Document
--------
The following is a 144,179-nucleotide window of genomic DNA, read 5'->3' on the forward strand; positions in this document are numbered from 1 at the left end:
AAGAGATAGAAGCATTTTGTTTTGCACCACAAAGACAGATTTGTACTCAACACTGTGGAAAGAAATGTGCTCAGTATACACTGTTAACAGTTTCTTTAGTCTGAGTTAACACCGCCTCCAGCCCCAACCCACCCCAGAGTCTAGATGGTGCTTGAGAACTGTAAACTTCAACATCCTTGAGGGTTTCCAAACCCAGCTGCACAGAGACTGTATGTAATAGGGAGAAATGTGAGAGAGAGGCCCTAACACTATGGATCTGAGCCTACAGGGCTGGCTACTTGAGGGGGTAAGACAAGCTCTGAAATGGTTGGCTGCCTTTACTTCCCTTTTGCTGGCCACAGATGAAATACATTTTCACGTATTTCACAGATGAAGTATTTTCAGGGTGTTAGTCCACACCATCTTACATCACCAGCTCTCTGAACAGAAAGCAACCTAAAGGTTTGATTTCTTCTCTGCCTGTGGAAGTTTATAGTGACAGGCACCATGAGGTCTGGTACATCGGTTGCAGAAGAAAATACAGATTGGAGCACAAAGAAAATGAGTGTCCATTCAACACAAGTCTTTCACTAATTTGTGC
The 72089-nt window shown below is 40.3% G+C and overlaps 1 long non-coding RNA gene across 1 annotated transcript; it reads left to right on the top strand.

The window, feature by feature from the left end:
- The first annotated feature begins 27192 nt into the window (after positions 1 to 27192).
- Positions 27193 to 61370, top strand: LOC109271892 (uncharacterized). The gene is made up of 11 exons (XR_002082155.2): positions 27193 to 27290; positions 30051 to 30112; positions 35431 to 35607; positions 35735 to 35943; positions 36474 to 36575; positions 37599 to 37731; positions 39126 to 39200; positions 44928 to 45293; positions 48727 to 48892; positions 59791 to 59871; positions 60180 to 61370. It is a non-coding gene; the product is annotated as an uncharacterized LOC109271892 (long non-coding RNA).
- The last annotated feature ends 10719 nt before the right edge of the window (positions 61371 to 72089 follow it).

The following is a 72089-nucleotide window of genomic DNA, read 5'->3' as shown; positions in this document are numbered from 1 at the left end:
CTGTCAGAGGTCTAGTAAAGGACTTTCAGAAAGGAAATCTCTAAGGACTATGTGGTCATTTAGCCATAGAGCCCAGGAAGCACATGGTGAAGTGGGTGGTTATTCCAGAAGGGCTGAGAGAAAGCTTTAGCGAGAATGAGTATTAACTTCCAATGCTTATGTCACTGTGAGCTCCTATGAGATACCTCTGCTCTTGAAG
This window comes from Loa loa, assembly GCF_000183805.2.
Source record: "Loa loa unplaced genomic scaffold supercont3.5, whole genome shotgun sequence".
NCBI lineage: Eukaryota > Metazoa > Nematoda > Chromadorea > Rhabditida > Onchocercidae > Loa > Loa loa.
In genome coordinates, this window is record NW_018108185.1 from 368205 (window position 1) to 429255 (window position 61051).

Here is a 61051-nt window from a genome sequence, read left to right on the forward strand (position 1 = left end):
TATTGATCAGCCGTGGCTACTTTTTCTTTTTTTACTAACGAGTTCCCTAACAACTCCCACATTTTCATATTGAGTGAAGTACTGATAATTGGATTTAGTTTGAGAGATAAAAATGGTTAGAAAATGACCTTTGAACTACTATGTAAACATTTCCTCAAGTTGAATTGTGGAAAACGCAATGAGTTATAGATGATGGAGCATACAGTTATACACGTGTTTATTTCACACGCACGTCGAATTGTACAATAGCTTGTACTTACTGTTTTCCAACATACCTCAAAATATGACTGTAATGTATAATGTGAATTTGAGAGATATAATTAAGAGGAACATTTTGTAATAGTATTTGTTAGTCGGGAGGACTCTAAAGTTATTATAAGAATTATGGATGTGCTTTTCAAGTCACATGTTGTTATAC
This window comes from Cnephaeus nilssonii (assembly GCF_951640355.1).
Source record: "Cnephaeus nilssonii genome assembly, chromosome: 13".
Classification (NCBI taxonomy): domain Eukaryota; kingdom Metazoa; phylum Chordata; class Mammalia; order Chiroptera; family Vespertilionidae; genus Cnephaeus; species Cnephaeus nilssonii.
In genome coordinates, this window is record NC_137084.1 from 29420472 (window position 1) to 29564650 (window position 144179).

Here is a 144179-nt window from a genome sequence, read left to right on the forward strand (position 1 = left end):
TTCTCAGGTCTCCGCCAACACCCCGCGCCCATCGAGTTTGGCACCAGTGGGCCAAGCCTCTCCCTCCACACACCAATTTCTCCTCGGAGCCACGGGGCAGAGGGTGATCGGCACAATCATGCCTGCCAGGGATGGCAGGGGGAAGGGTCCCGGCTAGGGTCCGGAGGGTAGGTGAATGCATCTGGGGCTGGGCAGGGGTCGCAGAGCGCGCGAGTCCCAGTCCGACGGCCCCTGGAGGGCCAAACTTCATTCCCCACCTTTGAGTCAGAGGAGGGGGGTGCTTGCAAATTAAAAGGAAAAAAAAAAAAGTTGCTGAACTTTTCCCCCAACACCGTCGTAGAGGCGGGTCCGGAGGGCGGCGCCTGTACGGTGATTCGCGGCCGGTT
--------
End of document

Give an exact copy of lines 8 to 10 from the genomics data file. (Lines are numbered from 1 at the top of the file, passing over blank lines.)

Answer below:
The following is a 72089-nucleotide window of genomic DNA, read 5'->3' as shown; positions in this document are numbered from 1 at the left end:
CTGTCAGAGGTCTAGTAAAGGACTTTCAGAAAGGAAATCTCTAAGGACTATGTGGTCATTTAGCCATAGAGCCCAGGAAGCACATGGTGAAGTGGGTGGTTATTCCAGAAGGGCTGAGAGAAAGCTTTAGCGAGAATGAGTATTAACTTCCAATGCTTATGTCACTGTGAGCTCCTATGAGATACCTCTGCTCTTGAAG
This window comes from Loa loa, assembly GCF_000183805.2.